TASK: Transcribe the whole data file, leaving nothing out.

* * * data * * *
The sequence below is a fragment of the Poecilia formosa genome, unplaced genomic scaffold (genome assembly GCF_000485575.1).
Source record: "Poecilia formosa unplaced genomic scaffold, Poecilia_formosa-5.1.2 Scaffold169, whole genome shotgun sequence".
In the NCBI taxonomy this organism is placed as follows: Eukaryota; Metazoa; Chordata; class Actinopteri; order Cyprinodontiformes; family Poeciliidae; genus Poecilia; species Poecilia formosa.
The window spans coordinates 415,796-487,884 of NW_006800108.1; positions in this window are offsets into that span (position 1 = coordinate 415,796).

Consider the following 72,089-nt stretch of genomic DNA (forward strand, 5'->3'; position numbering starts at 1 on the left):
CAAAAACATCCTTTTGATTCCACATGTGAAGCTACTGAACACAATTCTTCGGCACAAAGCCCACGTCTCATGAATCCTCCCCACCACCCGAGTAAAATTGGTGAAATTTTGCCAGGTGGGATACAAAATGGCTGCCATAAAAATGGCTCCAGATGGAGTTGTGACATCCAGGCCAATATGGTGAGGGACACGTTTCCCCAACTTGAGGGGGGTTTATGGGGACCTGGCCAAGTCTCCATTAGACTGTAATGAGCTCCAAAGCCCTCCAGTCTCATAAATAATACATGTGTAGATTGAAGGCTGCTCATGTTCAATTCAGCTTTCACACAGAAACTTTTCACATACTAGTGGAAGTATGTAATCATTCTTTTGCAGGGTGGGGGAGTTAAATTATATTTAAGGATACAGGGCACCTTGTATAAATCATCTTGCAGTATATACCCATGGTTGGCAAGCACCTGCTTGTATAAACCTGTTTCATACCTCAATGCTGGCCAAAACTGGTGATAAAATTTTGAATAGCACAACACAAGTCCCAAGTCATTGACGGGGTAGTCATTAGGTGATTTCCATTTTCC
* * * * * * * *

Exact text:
The sequence below is a fragment of the Poecilia formosa genome, unplaced genomic scaffold (genome assembly GCF_000485575.1).
Source record: "Poecilia formosa unplaced genomic scaffold, Poecilia_formosa-5.1.2 Scaffold169, whole genome shotgun sequence".
In the NCBI taxonomy this organism is placed as follows: Eukaryota; Metazoa; Chordata; class Actinopteri; order Cyprinodontiformes; family Poeciliidae; genus Poecilia; species Poecilia formosa.
The window spans coordinates 415,796-487,884 of NW_006800108.1; positions in this window are offsets into that span (position 1 = coordinate 415,796).

Consider the following 72,089-nt stretch of genomic DNA (forward strand, 5'->3'; position numbering starts at 1 on the left):
CAAAAACATCCTTTTGATTCCACATGTGAAGCTACTGAACACAATTCTTCGGCACAAAGCCCACGTCTCATGAATCCTCCCCACCACCCGAGTAAAATTGGTGAAATTTTGCCAGGTGGGATACAAAATGGCTGCCATAAAAATGGCTCCAGATGGAGTTGTGACATCCAGGCCAATATGGTGAGGGACACGTTTCCCCAACTTGAGGGGGGTTTATGGGGACCTGGCCAAGTCTCCATTAGACTGTAATGAGCTCCAAAGCCCTCCAGTCTCATAAATAATACATGTGTAGATTGAAGGCTGCTCATGTTCAATTCAGCTTTCACACAGAAACTTTTCACATACTAGTGGAAGTATGTAATCATTCTTTTGCAGGGTGGGGGAGTTAAATTATATTTAAGGATACAGGGCACCTTGTATAAATCATCTTGCAGTATATACCCATGGTTGGCAAGCACCTGCTTGTATAAACCTGTTTCATACCTCAATGCTGGCCAAAACTGGTGATAAAATTTTGAATAGCACAACACAAGTCCCAAGTCATTGACGGGGTAGTCATTAGGTGATTTCCATTTTCC